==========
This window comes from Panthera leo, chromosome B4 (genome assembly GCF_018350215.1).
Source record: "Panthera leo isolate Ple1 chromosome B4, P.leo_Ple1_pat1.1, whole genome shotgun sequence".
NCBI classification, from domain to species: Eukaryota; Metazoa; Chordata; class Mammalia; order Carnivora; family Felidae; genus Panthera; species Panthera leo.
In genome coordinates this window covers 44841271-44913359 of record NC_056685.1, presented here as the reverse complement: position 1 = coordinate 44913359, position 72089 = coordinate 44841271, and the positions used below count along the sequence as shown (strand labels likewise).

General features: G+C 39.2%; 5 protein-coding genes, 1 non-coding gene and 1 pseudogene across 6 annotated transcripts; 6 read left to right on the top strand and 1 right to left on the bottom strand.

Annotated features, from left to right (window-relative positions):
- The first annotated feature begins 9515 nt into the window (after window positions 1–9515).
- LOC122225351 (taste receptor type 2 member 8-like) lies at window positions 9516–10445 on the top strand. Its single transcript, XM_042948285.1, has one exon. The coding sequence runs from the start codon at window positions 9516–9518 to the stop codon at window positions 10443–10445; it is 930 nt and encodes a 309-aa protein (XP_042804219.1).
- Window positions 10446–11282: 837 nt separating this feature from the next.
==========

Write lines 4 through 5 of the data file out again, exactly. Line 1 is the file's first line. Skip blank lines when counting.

In genome coordinates this window covers 44841271-44913359 of record NC_056685.1, presented here as the reverse complement: position 1 = coordinate 44913359, position 72089 = coordinate 44841271, and the positions used below count along the sequence as shown (strand labels likewise).

General features: G+C 39.2%; 5 protein-coding genes, 1 non-coding gene and 1 pseudogene across 6 annotated transcripts; 6 read left to right on the top strand and 1 right to left on the bottom strand.